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Only the Lonely Reviews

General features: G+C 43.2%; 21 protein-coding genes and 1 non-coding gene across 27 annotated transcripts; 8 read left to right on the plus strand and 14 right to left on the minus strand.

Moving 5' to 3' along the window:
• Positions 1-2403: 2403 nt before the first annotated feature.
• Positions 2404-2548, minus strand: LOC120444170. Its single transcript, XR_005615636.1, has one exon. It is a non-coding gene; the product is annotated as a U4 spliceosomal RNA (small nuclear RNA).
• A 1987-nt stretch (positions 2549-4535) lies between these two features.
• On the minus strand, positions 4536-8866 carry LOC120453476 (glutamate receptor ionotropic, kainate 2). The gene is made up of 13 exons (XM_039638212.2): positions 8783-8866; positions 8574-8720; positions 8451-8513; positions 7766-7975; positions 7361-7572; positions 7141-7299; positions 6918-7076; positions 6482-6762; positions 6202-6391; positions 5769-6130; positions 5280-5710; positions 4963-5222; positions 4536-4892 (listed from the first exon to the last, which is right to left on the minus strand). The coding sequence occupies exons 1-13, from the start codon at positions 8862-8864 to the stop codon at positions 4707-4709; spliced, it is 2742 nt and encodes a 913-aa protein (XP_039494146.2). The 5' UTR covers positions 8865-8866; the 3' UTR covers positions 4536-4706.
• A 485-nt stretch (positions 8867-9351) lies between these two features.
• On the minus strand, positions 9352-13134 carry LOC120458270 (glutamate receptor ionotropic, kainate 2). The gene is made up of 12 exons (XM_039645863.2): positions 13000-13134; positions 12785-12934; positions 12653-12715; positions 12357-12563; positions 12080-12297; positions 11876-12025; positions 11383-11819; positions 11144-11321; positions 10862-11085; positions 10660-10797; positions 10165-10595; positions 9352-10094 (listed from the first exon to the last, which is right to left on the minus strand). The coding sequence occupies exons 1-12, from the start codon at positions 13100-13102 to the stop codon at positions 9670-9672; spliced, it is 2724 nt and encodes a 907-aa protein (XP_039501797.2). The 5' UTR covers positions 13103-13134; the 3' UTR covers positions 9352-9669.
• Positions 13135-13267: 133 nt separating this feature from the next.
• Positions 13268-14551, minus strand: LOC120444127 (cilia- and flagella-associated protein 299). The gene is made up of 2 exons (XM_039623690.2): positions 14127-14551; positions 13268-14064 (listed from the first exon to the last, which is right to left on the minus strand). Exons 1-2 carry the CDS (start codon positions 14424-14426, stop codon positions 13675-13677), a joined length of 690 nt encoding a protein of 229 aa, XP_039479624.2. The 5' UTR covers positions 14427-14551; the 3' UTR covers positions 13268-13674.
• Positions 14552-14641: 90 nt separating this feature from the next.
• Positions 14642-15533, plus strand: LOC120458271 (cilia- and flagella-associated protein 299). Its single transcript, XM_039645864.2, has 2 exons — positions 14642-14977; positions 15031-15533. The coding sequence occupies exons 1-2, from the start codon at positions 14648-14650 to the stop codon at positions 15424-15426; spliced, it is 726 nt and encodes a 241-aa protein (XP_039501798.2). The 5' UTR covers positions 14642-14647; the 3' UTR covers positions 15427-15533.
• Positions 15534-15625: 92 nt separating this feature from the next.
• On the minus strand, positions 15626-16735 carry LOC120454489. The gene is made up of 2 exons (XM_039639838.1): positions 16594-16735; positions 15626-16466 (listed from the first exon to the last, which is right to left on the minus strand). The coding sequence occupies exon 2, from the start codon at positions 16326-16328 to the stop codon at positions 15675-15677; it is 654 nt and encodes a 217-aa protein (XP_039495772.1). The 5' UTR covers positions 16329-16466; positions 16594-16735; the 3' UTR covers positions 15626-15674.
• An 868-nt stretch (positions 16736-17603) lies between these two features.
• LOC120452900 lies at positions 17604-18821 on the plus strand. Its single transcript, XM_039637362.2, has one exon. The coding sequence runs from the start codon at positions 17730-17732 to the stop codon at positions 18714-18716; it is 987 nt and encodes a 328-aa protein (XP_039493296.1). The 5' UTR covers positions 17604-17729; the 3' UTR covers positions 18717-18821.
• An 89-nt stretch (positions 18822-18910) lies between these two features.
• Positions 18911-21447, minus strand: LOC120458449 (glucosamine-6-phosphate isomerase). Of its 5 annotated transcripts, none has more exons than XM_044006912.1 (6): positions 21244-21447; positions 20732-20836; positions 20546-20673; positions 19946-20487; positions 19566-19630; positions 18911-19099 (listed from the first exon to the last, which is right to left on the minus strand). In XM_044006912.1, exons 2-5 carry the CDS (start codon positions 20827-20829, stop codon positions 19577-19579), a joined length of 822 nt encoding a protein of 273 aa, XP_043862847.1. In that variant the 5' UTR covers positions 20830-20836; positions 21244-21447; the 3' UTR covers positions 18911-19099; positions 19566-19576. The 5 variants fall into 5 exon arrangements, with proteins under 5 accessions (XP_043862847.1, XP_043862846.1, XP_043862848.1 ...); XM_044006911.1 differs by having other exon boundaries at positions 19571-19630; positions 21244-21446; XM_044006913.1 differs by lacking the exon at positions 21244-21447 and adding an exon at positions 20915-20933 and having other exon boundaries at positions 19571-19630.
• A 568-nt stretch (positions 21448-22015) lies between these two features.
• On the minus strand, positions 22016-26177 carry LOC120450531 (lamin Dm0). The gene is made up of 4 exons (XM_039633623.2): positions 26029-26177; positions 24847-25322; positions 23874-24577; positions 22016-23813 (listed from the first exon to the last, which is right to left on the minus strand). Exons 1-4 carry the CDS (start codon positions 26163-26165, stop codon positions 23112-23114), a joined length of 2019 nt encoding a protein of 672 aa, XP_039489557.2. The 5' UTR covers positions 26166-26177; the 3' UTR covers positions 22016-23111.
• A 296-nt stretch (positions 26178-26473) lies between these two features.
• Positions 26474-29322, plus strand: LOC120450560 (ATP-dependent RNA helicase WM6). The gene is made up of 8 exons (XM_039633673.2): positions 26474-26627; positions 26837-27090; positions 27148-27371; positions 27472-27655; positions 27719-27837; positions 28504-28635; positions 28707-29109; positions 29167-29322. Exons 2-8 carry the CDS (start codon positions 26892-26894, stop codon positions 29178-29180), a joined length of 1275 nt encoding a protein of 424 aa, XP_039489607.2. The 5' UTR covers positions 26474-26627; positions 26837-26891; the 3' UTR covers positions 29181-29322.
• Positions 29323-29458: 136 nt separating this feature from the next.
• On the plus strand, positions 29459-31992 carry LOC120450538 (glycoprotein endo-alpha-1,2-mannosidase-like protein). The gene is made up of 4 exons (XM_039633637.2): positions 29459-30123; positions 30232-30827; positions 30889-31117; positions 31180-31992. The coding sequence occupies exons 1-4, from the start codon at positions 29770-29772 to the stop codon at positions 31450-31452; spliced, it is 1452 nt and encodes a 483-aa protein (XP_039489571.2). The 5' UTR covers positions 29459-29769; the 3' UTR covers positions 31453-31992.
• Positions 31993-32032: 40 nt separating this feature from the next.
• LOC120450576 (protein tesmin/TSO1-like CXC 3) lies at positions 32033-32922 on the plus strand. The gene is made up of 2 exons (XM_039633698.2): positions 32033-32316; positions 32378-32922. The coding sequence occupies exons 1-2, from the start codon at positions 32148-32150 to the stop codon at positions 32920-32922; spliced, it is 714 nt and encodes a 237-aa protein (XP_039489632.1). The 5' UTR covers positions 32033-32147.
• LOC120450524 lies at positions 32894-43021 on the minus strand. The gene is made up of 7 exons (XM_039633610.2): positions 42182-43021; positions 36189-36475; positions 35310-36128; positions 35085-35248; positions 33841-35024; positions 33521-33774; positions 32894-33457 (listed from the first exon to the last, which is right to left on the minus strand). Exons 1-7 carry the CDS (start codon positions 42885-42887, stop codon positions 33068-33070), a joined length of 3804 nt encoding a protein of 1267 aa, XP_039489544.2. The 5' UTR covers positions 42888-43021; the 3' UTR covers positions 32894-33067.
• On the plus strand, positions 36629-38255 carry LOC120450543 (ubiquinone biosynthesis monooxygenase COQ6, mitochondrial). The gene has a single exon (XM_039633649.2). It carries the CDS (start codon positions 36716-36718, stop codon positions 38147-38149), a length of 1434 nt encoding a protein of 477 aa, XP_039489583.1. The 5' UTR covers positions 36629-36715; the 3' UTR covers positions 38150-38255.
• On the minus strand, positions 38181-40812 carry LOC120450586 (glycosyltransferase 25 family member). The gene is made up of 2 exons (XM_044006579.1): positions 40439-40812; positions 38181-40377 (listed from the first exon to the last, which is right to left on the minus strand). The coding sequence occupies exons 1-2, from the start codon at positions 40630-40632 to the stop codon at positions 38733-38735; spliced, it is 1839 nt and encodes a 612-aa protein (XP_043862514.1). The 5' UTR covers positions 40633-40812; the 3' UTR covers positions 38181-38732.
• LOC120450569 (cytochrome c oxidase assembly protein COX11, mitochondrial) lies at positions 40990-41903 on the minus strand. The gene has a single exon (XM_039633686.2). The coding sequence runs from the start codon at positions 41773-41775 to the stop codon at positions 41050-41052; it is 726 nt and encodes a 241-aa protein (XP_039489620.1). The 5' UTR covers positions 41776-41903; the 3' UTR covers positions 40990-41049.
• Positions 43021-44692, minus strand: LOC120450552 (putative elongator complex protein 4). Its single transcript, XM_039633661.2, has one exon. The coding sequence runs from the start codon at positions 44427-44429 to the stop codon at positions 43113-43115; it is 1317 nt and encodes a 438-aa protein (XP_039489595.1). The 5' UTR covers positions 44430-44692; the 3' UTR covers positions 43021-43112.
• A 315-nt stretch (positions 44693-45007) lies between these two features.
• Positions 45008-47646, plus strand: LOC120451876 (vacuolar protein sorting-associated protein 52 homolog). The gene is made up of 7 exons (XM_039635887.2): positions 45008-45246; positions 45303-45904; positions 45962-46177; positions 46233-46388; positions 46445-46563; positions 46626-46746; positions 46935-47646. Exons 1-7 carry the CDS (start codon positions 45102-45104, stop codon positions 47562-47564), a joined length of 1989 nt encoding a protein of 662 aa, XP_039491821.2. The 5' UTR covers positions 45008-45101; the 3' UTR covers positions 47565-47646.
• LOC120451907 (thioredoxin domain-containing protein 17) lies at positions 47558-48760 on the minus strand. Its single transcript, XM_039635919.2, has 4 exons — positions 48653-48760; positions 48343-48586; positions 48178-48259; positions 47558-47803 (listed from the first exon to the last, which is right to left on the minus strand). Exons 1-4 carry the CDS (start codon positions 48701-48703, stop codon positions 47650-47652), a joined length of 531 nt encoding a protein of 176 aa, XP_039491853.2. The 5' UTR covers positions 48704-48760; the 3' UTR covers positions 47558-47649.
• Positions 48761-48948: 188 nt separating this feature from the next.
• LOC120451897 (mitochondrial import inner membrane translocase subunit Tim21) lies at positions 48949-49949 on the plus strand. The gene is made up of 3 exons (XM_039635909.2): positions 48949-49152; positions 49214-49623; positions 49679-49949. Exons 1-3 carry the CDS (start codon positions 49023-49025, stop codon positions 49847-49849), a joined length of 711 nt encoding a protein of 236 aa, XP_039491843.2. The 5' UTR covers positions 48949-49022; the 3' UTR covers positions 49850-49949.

Exploring the ground broken by Paddy Chayefsky's MARTY, first as a 1953 teleplay, later as the equally acclaimed 1955 theatrical release starring Ernest Borgnine and directed by Delbert Mann, Chris Columbus's ONLY THE LONELY examines, with a light if sentimental touch, the plight of a likable 38-year-old Chicago policeman dominated by his mother. Danny Muldoon (John Candy) is astoundingly popular, not only in his neighborhood, but among a wealth of people who extend from firefighters and theatre owners to ballpark managers and railway dispatchers. During a comic interlude at the local Irish tavern, where two old-timers have brought a third for a literally final drink, Danny meets Theresa Luna (Ally Sheedy), the daughter of the local funereal director and it is love at first sight--with problems. Theresa is terminally shy and Danny has his mother (Maureen O'Hara), about whom he worries incessantly in amusing fantasy sequences that picture her threatened by comic book muggers and smoke-filled construction sites. The irony is that Mrs. Muldoon seems fairly invulnerable, especially to the feelings of others, including a would-be lover and neighbor, Nick (Anthony Quinn). She feels little inhibition about expressing her hackneyed prejudices, and when told that Theresa is Italian, Danny's mother launches into a litany of the sins and crimes "invented" by the Sicilians. Danny and Theresa's romance must not only hurdle the formidable obstacle represented by Mrs. Muldoon, but the silly opinions and self-interest of various friends and relations. A more serious hindrance is the deeper doubts each of them harbors, which are never fully explained. This is in keeping with the feature's texture concocted, in part, of John Candy's self-deprecating charm. At the center of the film's sentimental tone is the implication that family is the rationale for all life, especially when contrasted with the lonely death of Doyle (Milo O'Shea), one of the tavern regulars. In the empty funeral parlor, Danny wonders aloud where Doyle's surviving family is, only to be told that he, his mother and a friend are the family. There is also a curious hint of would-be social mobility that is never confronted. Theresa talks of going to New York where her makeup skills could be appreciated by audiences broader than the mourned and mourners, while Danny talks lightly of getting "transferred" from Chicago to Florida or New York. The assumption that Danny's charm and friends extend quite so far is a little daunting and odd in a film that is very good on local details, like the aged washing machine in the Muldoon home, an enamel Coca-Cola sign outside a local store and the disaster Danny makes of the stove after an effort at preparing a meal. With its muted romance and gentle humor, ONLY THE LONELY may be an effort by John Candy to steer away from the purely comic characterizations that have been his stock-in-trade. As a result there are almost two separate films, the story of Danny's romance with Theresa as beset by Mom and the misadventures of police officer Muldoon, whose duties consist mainly of transporting either felons or corpses. He and his colleague Sal (James Belushi) share the more slapstick portions of the film.